Video Review: Disney’s The Kid
by Jonathan Walker

I have an assertion that may surprise you. Hollywood can produce good family films and occasionally does. However, I think it can’t market them. For well over a decade, the best family films made in Hollywood fail to reach the people that would really enjoy them. In the trailers and commercials, they look banal, pedestrian, or even lame. One of these films, that almost certainly got overlooked by most of you (as it did me), was Disney’s The Kid.

The film is about an image consultant Russ Duritz (Bruce Willis). He has a knack for getting public figures out of bad publicity and he performs the service with cold calculation. He has no time for sentiment, and no time for people. He sees a problem and he fixes it. One day, a different kind of problem confronts him. Himself at eight years old (played by Spencer Breslin) comes into his life. He’s a pudgy, clumsy, and adorable boy. The forty year old Russ and the eight year old Rusty together must find out where their life went wrong.

Similarly outlandish films often suffer from the main character refusing to accept what the audience knows from the trailer. As a result, these films tend to drag. Another problem is that the whole mess becomes so silly as to make us lose interest. The Kid avoids both pitfalls. The film never explains how the boy could have come into the future, and so we are never inclined to fight it. Like Russ, all we can do is accept the truth that is placed before him.

Jon Turteltaub (Phenomenon and While You were Sleeping) directs the film with a soft hand. He does not force moments, but allows the simple story to tell itself. And so much of the story revolves around Russ and Rusty. Breslin does an excellent job as the boy. Turteltaub helps him maintain an innocence and likeability that other films usually rip out of childhood. The film never succumbs to the temptation to put adult jokes or crudeness in his character. Instead, he is left to be a kid. And a good kid at that.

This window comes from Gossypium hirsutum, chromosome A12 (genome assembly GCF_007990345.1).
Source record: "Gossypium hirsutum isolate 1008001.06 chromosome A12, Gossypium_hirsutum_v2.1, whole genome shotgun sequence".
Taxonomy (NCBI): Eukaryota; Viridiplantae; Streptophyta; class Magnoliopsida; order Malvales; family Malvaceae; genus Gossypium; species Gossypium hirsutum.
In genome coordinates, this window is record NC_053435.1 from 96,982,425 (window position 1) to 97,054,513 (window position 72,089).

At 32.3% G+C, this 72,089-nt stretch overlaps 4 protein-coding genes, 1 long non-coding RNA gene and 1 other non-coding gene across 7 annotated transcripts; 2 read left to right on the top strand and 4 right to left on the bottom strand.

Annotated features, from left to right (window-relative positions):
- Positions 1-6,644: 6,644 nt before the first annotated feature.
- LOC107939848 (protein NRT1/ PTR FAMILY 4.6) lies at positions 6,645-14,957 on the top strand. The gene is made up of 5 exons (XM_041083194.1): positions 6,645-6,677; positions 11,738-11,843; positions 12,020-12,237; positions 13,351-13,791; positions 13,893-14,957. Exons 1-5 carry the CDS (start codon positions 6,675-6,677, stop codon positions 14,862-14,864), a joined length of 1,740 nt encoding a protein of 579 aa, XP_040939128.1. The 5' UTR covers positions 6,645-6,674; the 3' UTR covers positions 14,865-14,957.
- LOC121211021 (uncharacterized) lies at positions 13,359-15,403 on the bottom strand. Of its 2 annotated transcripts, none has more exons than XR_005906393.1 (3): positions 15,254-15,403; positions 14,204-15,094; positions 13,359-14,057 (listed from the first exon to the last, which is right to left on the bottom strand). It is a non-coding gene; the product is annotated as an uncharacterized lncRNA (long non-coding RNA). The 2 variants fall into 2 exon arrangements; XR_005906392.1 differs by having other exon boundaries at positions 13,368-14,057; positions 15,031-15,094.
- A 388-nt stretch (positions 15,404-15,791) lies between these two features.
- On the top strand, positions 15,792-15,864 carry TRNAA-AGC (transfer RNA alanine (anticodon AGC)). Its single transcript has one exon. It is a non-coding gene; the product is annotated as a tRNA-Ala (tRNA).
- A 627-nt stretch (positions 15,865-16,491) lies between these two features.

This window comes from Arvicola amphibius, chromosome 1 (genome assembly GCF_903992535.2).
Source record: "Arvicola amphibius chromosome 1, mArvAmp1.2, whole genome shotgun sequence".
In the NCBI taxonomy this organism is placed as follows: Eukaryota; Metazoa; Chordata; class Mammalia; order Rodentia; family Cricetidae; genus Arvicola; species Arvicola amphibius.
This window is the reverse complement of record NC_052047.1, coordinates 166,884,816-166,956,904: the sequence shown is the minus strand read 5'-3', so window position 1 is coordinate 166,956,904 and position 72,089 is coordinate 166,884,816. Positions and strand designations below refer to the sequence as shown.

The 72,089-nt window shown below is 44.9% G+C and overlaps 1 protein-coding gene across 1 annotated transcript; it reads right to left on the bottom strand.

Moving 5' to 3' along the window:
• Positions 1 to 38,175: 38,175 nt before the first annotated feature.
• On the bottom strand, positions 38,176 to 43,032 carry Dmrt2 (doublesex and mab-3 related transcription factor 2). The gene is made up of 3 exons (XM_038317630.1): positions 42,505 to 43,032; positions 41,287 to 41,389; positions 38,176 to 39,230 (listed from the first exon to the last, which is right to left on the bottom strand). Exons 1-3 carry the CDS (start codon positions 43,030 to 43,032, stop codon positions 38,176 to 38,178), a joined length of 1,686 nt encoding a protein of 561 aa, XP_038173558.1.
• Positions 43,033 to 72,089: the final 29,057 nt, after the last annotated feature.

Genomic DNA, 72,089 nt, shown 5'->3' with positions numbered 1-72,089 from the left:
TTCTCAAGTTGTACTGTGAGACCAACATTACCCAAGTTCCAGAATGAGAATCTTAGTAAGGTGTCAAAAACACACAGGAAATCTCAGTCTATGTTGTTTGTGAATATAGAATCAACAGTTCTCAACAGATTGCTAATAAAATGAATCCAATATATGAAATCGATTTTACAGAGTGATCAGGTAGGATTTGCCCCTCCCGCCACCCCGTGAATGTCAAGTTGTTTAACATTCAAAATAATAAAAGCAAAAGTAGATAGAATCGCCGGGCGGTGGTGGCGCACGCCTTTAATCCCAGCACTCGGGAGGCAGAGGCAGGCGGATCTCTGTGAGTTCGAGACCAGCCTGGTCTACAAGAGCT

Willis also does an admirable job. Though, I admit with some guilt that I found him most entertaining as the sharp-tongued consultant. Nevertheless, his journey to become a good person is refreshing and rewarding. Lily Tomlin is a highlight as the even-keeled assistant.

As soon as the boy comes into Russ’ life, the adult is convinced that his younger self was sent to him to get an image make-over in order to improve his life. Russ desperately tries to figure out how he will fix this frumpy kid. Rusty seems unaffected by all of it and soon puts his finger on what Russ does for a living. He helps “people lie about who they really are so they can pretend to be someone else.”

But, significantly, Russ turns to the one person who he has advised to be herself when he is in so much need for advise. When he talks with the news anchor (Deirdre LaFever played by Jean Smart) she helps him realize that the boy has come to help him remember something from his childhood. Now, Russ and Rusty must find out what he needs to remember.

Throughout the film, characters frequently mention “growing up.” Russ, for all his attempts to be someone cool, has failed to grow up because he has forgotten his childhood. Without a childhood one can never gain full maturity. Social and moral maturity isn’t gained simply by getting older. This maturity can only be gained through accepting the experiences of childhood and accepting who you are. The true adult does not long to be someone else, he’s comfortable being himself. From there, the next step in maturity is attempting to be the best version of yourself.

Rusty pleads with Russ: “When do we ever stop blowing it? Russ! We’ve got to change.” He was only half right, though. Rusty has no need to change. He is only a boy-and a good boy at that. Russ, on the other hand, from the turning-point in his childhood (which I will not reveal) has refused to be himself.

Growing up isn’t about being who we dreamed we would be when we were kids. Like Dierdra says, “How many of us grow up to be what we expect – astronauts, prima ballerinas?” But, things turn out. We come to find out that those dreams don’t have to define us. The young wise Rusty doesn’t dream to be wealthy and powerful when he grows up. He dreams of having a dog, being married, and being a nice guy with a truck. Indeed, when Russ’ girlfriend (Amy played by Emily Mortimer) comes to love Rusty she can only lament. “Do you want to know what the saddest part of this whole thing is? You could have been great.”

Fortunately for Russ-and for the rest of us-there’s always time. We’ve got to dislike “messing up.” We can’t “ever stop asking for help.” We’ve got to realize that “what’s done is done” and that “we’re okay.” Then, wherever we may end up we can gloriously scream, “I’m not a loser!”


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